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NEW DOL Vaccine Requirements- What We Know Right Now

President Biden yesterday announced a forthcoming executive order regarding vaccinations that will place potentially heavy burdens on employers and affect more than 100 million Americans. Here’s what we know right now- as always, we’ll be following the developments and sharing our insights and best guidance.

How is this going to be implemented?

It is expected that the president will require OSHA to issue a rule requiring employers with 100 or more employees to either make vaccinations mandatory for its employees or require unvaccinated employees to be tested weekly. Presumably, employers who are in violation of the rule will be subject to OSHA fines, which usually start around $14,000.00 per violation.

How long will employers have to implement the rule before being fined?

We don’t know yet, but the administration has said employers will have time to get their employees vaccinated after the rule becomes effective. Many employers that have already required vaccines have given employees between 75-90 days to be vaccinated after the rule becomes effective. I would expect a similar timeframe from OSHA.

Are there exceptions to the vaccine mandate?

There are two exceptions any mandatory vaccine policy must have: 1) an exception for any employee who has a disability that makes that person unable to be vaccinated, and 2) an exception for any employee who has a sincerely held religious belief that prohibits that person from being vaccinated. Employers have some ability to challenge their employees’ use of these exceptions in certain circumstances, but they should also consider the cultural impact of challenging an employee on his or her beliefs, especially in the midst of the current labor shortage.

Who will pay for the tests?

We don’t know for sure, but our working assumption is that it will be the employer’s responsibility to have tests available for the employees and to maintain documentation of the negative test results. Since the employer is permitted to require its employees to get vaccinated, I assume the costs associated with the choice not to do so will be put on the employer.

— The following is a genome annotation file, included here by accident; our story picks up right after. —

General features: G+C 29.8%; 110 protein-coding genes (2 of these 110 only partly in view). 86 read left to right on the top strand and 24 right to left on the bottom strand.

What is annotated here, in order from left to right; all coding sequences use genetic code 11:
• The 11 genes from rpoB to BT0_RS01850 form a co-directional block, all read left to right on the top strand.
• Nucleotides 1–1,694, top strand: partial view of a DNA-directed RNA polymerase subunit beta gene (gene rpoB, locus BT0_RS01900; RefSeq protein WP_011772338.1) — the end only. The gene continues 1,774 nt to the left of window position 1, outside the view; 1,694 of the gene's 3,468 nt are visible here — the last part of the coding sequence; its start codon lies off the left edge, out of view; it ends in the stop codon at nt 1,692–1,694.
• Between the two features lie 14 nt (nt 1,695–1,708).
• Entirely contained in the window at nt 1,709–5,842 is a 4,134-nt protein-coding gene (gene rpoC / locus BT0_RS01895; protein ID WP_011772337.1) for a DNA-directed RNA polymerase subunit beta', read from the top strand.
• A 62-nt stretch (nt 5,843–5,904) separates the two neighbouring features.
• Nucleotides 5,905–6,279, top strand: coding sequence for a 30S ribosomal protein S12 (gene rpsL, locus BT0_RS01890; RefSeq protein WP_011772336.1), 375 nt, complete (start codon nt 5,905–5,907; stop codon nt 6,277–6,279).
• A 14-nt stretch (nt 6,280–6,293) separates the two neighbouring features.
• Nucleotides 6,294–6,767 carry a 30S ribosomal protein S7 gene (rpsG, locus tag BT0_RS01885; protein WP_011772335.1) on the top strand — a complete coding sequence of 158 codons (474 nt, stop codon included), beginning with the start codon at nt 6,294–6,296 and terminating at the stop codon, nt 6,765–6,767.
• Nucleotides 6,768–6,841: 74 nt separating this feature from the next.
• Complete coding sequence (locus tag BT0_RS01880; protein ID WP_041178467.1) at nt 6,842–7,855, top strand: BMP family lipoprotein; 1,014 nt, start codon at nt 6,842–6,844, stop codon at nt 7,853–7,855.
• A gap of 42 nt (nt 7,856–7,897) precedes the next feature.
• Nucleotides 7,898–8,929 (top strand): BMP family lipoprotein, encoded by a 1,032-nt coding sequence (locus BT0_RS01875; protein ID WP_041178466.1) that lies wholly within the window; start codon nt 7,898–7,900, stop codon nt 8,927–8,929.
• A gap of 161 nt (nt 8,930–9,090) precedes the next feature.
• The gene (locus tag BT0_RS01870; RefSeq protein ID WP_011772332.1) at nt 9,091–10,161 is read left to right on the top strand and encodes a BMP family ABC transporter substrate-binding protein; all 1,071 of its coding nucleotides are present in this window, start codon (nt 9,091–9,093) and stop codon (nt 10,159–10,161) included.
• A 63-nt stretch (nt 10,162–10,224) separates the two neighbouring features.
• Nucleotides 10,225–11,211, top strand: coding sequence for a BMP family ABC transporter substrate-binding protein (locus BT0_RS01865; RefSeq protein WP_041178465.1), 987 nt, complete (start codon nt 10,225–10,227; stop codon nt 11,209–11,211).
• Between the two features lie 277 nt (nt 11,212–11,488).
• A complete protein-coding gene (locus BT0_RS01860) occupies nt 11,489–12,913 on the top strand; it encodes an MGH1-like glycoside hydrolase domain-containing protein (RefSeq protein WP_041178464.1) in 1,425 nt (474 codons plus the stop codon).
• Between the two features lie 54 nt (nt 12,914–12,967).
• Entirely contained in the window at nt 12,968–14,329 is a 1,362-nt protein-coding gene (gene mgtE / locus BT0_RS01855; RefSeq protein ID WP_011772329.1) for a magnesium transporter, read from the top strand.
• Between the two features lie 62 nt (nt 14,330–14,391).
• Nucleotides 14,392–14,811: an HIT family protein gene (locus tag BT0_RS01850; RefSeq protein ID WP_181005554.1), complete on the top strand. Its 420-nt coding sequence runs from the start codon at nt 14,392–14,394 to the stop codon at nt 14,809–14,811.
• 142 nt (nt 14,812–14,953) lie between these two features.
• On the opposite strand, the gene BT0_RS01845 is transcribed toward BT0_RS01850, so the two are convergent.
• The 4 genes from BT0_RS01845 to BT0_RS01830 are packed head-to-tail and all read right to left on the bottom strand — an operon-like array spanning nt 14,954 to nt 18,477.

What should employers do now in preparation for the rule?

Employers should gather data on the percentage of their employees who are currently vaccinated. Employers are indeed free to ask employees about their vaccination status and should be doing that anyway to make sure they are following CDC recommendations regarding quarantining after close contacts. Gathering the data on vaccinated status will help employers determine the cost of not requiring vaccination, in terms of purchasing tests for unvaccinated employees. Employers who choose not to require that their employees get vaccinated will also want to consider how they intend to maintain the records of negative tests for their unvaccinated employees.

Finally, employers need to consider the potential ramifications of requiring the vaccine. Given the tightness of the labor market, it is anticipated that some employees will refuse to get the vaccine and will seek out employers with fewer than 100 employees that are not covered by the rule.

As employers consider their options under the new rule, and as litigation invariably arises to challenge it, we will keep you apprised of developments and offer our best advice on how to implement related practices. 

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